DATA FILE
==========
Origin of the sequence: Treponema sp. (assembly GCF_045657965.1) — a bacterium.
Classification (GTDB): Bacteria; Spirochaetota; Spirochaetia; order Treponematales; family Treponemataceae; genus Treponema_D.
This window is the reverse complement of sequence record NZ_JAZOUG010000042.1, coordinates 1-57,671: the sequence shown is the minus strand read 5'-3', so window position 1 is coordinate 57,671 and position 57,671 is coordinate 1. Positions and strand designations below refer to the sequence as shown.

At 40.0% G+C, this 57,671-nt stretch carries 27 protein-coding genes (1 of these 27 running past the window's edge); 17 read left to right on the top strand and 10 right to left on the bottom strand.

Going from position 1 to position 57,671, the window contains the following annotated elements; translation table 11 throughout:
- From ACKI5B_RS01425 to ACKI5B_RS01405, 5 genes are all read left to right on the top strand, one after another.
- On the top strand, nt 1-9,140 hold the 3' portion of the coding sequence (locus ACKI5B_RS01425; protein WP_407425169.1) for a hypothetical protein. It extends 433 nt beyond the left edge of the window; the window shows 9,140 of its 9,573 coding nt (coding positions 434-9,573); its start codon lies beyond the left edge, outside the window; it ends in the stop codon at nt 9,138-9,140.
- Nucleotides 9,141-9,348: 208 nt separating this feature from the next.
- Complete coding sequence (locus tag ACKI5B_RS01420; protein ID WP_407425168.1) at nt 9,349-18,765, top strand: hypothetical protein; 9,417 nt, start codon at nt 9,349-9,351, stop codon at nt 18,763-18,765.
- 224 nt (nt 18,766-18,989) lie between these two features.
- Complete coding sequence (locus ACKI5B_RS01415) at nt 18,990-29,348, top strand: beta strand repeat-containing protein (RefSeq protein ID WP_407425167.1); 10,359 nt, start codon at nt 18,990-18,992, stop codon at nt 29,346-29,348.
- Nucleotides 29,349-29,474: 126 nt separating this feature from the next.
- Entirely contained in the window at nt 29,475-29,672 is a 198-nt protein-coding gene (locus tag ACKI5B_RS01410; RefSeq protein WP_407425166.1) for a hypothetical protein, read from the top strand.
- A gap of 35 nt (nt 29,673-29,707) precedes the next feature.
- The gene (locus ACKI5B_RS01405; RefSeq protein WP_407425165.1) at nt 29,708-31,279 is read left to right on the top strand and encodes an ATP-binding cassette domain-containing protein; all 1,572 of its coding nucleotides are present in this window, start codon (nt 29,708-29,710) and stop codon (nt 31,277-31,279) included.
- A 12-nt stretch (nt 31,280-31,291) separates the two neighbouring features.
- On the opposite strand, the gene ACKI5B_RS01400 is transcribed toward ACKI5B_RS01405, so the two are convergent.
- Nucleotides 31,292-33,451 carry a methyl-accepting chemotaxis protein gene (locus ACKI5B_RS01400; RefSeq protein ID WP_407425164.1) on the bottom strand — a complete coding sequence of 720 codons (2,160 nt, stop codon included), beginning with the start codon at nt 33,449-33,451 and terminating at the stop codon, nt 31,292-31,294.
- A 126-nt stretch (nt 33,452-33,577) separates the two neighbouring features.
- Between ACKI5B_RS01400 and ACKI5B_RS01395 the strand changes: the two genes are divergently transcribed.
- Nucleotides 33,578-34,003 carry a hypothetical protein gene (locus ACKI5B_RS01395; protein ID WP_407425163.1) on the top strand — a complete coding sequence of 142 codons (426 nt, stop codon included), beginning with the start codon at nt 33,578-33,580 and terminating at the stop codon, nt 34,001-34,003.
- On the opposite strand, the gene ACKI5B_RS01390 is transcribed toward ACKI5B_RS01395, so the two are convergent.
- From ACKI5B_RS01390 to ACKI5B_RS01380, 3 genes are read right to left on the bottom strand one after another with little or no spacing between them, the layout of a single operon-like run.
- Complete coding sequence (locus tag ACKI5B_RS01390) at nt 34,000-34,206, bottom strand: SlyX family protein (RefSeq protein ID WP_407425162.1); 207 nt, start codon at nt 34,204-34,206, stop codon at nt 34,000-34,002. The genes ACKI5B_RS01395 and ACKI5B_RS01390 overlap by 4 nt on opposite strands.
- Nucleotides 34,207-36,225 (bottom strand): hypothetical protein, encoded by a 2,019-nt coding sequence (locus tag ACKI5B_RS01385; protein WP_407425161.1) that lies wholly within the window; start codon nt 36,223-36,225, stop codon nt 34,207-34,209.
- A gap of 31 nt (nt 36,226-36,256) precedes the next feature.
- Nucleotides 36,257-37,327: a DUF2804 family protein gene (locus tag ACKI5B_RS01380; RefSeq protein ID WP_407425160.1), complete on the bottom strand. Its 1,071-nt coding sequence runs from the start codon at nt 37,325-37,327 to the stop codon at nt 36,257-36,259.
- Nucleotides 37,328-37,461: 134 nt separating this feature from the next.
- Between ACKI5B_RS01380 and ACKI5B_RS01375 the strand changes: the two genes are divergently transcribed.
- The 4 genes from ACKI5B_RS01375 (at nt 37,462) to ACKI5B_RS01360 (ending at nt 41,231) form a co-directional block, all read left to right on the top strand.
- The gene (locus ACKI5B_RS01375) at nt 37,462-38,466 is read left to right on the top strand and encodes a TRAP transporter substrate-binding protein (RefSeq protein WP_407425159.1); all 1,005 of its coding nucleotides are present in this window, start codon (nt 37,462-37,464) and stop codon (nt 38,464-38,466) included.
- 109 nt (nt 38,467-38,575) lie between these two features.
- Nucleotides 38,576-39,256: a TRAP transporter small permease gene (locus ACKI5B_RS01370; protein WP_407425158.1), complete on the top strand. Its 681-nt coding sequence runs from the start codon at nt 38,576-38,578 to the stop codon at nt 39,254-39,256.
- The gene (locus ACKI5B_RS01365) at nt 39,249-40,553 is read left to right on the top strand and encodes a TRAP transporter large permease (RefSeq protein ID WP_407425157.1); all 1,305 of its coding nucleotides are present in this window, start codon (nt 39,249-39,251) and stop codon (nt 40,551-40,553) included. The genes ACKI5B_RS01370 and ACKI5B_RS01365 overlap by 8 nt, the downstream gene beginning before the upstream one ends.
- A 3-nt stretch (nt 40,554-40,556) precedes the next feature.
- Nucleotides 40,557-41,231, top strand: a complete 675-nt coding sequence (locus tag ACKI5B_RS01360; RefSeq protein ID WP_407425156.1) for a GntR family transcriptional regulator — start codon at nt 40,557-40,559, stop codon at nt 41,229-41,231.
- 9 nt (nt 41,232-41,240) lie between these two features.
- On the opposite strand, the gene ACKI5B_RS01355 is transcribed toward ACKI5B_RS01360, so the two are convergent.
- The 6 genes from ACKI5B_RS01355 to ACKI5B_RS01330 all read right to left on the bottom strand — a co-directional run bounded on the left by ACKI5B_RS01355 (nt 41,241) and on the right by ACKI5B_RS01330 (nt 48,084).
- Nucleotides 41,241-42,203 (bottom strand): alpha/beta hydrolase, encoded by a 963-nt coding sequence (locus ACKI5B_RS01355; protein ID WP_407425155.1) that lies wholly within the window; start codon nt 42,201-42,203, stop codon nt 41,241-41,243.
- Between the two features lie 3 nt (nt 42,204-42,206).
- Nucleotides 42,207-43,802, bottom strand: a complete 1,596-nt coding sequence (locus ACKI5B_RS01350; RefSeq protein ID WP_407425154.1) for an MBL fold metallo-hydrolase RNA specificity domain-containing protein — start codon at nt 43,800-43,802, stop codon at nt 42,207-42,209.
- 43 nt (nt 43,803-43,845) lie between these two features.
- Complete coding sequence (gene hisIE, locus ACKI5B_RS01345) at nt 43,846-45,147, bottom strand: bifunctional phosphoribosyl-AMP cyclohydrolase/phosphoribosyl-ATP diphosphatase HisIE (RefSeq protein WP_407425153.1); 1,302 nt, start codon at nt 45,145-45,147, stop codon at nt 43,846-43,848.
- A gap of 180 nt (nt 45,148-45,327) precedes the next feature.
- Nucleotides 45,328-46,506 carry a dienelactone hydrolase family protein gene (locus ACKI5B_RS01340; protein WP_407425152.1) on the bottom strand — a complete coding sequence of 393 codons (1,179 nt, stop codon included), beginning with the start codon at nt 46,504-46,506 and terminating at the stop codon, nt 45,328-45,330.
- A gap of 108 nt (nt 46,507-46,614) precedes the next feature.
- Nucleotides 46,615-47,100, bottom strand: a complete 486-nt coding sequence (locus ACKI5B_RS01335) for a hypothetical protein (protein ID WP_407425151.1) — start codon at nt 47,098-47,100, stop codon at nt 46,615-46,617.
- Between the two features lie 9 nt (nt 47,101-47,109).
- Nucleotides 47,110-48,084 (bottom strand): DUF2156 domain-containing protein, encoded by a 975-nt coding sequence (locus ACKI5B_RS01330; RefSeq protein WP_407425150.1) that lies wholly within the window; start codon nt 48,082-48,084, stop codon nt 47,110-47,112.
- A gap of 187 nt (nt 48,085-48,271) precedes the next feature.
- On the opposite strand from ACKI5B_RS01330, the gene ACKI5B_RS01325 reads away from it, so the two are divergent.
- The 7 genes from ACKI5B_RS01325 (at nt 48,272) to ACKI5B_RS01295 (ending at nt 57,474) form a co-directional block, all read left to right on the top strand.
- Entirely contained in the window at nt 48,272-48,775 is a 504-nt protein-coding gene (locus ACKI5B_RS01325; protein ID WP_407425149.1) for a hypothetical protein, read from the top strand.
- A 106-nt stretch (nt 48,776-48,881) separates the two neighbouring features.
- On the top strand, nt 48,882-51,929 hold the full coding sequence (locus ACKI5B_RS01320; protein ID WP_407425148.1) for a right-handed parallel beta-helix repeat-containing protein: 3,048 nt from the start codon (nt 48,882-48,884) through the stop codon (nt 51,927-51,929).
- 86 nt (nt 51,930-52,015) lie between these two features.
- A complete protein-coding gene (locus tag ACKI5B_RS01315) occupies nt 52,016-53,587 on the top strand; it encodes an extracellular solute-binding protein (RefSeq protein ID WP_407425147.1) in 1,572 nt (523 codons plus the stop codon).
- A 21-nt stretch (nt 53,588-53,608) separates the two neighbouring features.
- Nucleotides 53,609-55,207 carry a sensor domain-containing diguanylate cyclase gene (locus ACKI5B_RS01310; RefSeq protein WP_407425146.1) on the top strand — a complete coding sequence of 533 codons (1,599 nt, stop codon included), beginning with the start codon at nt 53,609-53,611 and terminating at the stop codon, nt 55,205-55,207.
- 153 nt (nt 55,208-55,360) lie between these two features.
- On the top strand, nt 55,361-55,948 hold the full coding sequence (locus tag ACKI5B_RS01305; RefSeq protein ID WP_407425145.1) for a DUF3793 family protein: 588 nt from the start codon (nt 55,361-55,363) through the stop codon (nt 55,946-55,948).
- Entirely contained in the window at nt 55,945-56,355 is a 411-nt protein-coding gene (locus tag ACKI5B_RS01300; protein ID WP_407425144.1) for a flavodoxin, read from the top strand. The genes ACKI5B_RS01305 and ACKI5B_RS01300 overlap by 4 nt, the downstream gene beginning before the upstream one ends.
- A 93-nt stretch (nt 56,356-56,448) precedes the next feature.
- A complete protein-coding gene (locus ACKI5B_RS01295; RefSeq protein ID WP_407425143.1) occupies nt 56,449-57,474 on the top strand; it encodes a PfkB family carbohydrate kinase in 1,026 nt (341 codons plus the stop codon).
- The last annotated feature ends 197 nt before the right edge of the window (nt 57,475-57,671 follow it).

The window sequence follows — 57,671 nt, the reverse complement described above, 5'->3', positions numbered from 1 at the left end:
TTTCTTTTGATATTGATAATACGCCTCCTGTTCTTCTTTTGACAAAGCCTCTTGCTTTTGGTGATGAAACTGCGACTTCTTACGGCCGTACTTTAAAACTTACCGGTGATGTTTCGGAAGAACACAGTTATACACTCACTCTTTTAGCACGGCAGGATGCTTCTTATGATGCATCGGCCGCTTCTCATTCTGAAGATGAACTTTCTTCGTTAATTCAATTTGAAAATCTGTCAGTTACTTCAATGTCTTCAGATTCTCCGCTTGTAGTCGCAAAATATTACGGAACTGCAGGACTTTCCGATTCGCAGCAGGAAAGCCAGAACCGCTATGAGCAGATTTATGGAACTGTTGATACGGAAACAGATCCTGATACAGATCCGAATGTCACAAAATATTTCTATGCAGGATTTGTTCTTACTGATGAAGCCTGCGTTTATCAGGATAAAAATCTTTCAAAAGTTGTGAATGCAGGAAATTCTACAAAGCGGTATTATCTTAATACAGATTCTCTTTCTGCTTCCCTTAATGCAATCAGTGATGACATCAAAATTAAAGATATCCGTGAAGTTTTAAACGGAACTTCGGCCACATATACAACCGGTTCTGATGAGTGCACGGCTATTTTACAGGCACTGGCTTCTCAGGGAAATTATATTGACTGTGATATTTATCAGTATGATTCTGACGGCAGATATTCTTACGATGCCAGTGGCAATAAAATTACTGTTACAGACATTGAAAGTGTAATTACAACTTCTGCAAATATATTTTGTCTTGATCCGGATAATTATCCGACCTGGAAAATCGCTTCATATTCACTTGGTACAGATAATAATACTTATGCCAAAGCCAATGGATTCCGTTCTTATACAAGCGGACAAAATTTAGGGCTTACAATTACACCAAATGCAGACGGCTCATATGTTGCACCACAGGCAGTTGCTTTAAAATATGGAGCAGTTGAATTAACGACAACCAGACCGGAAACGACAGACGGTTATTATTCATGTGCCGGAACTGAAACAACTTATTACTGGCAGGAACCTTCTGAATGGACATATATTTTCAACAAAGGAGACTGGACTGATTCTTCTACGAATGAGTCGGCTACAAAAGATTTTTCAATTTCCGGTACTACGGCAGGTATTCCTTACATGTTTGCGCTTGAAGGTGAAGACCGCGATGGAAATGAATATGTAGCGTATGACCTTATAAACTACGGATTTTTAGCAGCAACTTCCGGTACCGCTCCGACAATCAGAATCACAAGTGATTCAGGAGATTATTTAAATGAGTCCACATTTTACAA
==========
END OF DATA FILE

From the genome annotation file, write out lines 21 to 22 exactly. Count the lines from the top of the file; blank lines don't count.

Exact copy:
- Nucleotides 33,578-34,003 carry a hypothetical protein gene (locus ACKI5B_RS01395; protein ID WP_407425163.1) on the top strand — a complete coding sequence of 142 codons (426 nt, stop codon included), beginning with the start codon at nt 33,578-33,580 and terminating at the stop codon, nt 34,001-34,003.
- On the opposite strand, the gene ACKI5B_RS01390 is transcribed toward ACKI5B_RS01395, so the two are convergent.